[-] 1 points by ineptcongress (648) 10 years ago

you don't want to follow buffett--he's senile--he said that US credit is quadruple A and dove head first into financials this year (BAC + WFC)... clearly indicating he doesn't "get it". pretend the US is a company, 15T debt, 5T revenue; it has to borrow money to pay interest on the debt. that means it's massively cash flow negative. buffett merely got lucky by being long before the adoption of 401k which partly caused the huge rise in stocks in the 80s.

[-] 0 points by FriendlyObserverA (610) 10 years ago

Is that where SS comes from ?

[-] 0 points by NightShade (163) 10 years ago

No, it comes from a branch in the Federal government.

[-] -1 points by stinkyhippy (-6) 10 years ago

Instead of Big Banks...just insert "boogeyman". Same thing. Brain dead OWS morons see a large company and just see..."boogeyman". They need someone..something.. to direct their hate at, for being a collection of worthless unemployed loooooozers.

[-] 1 points by ineptcongress (648) 10 years ago

not unemployed, thank you very much. lucky to have created for myself a very good job. face it, this bunch is diverse, and yet your puny little mind can only generalize... let me guess, small brain syndrome?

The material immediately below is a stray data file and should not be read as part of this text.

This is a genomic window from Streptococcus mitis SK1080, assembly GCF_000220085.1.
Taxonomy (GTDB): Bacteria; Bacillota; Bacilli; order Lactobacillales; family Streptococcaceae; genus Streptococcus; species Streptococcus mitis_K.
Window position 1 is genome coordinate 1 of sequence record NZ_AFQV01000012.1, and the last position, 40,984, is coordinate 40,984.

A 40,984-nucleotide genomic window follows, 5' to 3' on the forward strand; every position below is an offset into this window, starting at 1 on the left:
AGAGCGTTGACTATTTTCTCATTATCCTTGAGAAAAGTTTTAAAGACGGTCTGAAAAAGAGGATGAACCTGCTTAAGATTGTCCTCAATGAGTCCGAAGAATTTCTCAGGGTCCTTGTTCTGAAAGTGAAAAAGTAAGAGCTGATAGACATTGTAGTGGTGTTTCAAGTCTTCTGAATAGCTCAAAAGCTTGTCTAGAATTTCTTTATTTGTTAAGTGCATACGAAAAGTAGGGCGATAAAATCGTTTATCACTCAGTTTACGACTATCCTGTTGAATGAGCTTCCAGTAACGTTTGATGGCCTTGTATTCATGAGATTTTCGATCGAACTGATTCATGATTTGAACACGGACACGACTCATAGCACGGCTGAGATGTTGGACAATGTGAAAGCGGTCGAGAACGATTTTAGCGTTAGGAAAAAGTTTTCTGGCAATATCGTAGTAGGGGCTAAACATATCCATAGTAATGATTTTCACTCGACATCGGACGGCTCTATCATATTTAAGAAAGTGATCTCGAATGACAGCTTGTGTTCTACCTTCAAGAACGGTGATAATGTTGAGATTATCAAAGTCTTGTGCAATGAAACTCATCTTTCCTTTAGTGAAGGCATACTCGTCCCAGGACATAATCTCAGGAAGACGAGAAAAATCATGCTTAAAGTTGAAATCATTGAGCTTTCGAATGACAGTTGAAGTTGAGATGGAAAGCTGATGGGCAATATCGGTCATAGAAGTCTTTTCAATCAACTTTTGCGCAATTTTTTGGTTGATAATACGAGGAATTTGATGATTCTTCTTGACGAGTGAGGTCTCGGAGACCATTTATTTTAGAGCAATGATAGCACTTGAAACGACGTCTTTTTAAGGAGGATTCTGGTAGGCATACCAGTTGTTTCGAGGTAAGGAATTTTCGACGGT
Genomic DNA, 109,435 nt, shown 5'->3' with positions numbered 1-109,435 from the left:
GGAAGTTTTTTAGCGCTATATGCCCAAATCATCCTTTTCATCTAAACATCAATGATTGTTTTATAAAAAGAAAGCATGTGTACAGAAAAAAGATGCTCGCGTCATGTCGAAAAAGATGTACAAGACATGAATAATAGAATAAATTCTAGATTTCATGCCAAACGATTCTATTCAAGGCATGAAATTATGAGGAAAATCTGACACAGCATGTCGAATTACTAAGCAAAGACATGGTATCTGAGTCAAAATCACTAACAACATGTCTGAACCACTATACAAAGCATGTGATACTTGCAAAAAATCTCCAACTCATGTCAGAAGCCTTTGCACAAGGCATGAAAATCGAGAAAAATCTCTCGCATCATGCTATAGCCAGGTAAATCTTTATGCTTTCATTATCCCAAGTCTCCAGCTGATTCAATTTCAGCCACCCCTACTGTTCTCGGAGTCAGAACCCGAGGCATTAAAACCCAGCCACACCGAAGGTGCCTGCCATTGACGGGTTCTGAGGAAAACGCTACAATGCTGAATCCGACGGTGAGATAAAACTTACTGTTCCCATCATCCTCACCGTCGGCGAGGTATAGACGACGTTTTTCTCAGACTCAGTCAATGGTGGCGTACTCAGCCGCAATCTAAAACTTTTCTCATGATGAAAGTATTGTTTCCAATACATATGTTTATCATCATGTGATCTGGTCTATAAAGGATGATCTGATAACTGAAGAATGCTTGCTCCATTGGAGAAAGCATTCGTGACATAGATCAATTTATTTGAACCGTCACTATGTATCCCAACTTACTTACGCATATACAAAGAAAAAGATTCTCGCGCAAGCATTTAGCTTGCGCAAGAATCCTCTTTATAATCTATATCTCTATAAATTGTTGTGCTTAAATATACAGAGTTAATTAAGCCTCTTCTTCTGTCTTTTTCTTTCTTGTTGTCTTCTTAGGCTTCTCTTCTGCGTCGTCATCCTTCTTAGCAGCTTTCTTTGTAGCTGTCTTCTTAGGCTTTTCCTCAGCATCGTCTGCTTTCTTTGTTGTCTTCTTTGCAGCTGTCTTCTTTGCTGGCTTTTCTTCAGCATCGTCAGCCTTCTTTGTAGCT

[-] -1 points by NightShade (163) 10 years ago

Well the insiders decide where our money goes to dumbass, that's how banks work.

[-] 1 points by JoeTheFarmer (2654) 10 years ago

It is easy to see where the money goes since they are publicly traded they have to publish it.

Bank of America Corp.’s top holdings for the quarter ending September 30th, 2011.

The firm held 7061 stocks at the end of the quarter with an aggregate market value of $159.328 billion. Top Investments are in the following

  1. S&P 500
  2. Ishares Russell 2000 Index
  3. Apple Inc.
  4. Exxon Mobil Corp
  5. Chevron Corp
  6. The Coca-cola Company
  7. IBM
  8. Pepsico Inc.
  9. Abbott Labs
[-] 0 points by NightShade (163) 10 years ago

Do you really think they publish all their records, god you are naive.

Don't worry, give me a call some time, I have a few girls I know outside of Brooklyn that could fuck that naiveness right out of you son.

[-] 1 points by JoeTheFarmer (2654) 10 years ago

They have to if they are publicly traded, They have to file 10K and 10Q statements. They have to publish all of their financials including investments, liabilities, and compensation of officers. They are audited every quarter.


They also have to publish annual reports which are audited as well. http://phx.corporate-ir.net/phoenix.zhtml?c=71595&p=irol-reportsannual